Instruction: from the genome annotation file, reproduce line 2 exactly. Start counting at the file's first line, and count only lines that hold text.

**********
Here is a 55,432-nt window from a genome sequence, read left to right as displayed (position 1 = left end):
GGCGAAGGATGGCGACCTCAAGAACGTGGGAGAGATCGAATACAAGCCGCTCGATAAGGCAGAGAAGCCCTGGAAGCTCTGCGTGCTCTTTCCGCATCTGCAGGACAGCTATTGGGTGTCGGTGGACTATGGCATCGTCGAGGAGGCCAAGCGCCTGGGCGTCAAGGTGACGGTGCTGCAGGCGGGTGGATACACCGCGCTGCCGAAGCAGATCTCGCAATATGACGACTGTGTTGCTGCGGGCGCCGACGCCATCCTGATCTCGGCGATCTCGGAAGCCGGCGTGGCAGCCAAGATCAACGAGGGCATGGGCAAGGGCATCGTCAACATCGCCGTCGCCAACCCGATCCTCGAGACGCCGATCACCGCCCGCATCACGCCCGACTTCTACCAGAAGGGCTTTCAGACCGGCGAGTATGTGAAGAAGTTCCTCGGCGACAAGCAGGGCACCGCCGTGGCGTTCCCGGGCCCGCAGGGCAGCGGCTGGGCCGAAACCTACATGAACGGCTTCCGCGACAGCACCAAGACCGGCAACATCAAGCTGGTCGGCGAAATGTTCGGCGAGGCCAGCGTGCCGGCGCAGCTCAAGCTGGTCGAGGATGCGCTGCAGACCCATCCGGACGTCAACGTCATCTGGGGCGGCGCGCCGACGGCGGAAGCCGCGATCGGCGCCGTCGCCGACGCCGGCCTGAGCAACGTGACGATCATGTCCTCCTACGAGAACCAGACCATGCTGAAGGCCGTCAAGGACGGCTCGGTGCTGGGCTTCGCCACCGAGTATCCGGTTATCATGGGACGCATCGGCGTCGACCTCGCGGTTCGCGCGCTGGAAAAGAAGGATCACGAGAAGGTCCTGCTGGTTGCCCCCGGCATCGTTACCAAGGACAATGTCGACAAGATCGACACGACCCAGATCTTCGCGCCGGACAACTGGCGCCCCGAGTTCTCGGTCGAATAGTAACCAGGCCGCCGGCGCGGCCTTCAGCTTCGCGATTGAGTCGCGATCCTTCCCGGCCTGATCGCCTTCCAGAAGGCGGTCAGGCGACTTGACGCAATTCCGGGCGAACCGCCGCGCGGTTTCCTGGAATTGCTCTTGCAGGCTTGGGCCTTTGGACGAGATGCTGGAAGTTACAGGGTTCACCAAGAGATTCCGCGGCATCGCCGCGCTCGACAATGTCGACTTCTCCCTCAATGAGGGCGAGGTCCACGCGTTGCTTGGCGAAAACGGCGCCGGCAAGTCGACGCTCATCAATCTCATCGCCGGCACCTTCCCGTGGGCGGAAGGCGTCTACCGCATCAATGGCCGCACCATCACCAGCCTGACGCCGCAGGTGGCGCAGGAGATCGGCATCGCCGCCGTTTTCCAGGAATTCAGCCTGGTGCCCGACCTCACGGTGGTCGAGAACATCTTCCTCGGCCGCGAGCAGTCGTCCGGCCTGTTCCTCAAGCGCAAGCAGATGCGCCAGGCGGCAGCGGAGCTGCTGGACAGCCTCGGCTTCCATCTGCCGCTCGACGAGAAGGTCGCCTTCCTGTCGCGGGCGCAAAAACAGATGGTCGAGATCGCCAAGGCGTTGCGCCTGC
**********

GGCGAAGGATGGCGACCTCAAGAACGTGGGAGAGATCGAATACAAGCCGCTCGATAAGGCAGAGAAGCCCTGGAAGCTCTGCGTGCTCTTTCCGCATCTGCAGGACAGCTATTGGGTGTCGGTGGACTATGGCATCGTCGAGGAGGCCAAGCGCCTGGGCGTCAAGGTGACGGTGCTGCAGGCGGGTGGATACACCGCGCTGCCGAAGCAGATCTCGCAATATGACGACTGTGTTGCTGCGGGCGCCGACGCCATCCTGATCTCGGCGATCTCGGAAGCCGGCGTGGCAGCCAAGATCAACGAGGGCATGGGCAAGGGCATCGTCAACATCGCCGTCGCCAACCCGATCCTCGAGACGCCGATCACCGCCCGCATCACGCCCGACTTCTACCAGAAGGGCTTTCAGACCGGCGAGTATGTGAAGAAGTTCCTCGGCGACAAGCAGGGCACCGCCGTGGCGTTCCCGGGCCCGCAGGGCAGCGGCTGGGCCGAAACCTACATGAACGGCTTCCGCGACAGCACCAAGACCGGCAACATCAAGCTGGTCGGCGAAATGTTCGGCGAGGCCAGCGTGCCGGCGCAGCTCAAGCTGGTCGAGGATGCGCTGCAGACCCATCCGGACGTCAACGTCATCTGGGGCGGCGCGCCGACGGCGGAAGCCGCGATCGGCGCCGTCGCCGACGCCGGCCTGAGCAACGTGACGATCATGTCCTCCTACGAGAACCAGACCATGCTGAAGGCCGTCAAGGACGGCTCGGTGCTGGGCTTCGCCACCGAGTATCCGGTTATCATGGGACGCATCGGCGTCGACCTCGCGGTTCGCGCGCTGGAAAAGAAGGATCACGAGAAGGTCCTGCTGGTTGCCCCCGGCATCGTTACCAAGGACAATGTCGACAAGATCGACACGACCCAGATCTTCGCGCCGGACAACTGGCGCCCCGAGTTCTCGGTCGAATAGTAACCAGGCCGCCGGCGCGGCCTTCAGCTTCGCGATTGAGTCGCGATCCTTCCCGGCCTGATCGCCTTCCAGAAGGCGGTCAGGCGACTTGACGCAATTCCGGGCGAACCGCCGCGCGGTTTCCTGGAATTGCTCTTGCAGGCTTGGGCCTTTGGACGAGATGCTGGAAGTTACAGGGTTCACCAAGAGATTCCGCGGCATCGCCGCGCTCGACAATGTCGACTTCTCCCTCAATGAGGGCGAGGTCCACGCGTTGCTTGGCGAAAACGGCGCCGGCAAGTCGACGCTCATCAATCTCATCGCCGGCACCTTCCCGTGGGCGGAAGGCGTCTACCGCATCAATGGCCGCACCATCACCAGCCTGACGCCGCAGGTGGCGCAGGAGATCGGCATCGCCGCCGTTTTCCAGGAATTCAGCCTGGTGCCCGACCTCACGGTGGTCGAGAACATCTTCCTCGGCCGCGAGCAGTCGTCCGGCCTGTTCCTCAAGCGCAAGCAGATGCGCCAGGCGGCAGCGGAGCTGCTGGACAGCCTCGGCTTCCATCTGCCGCTCGACGAGAAGGTCGCCTTCCTGTCGCGGGCGCAAAAACAGATGGTCGAGATCGCCAAGGCGTTGCGCCTGC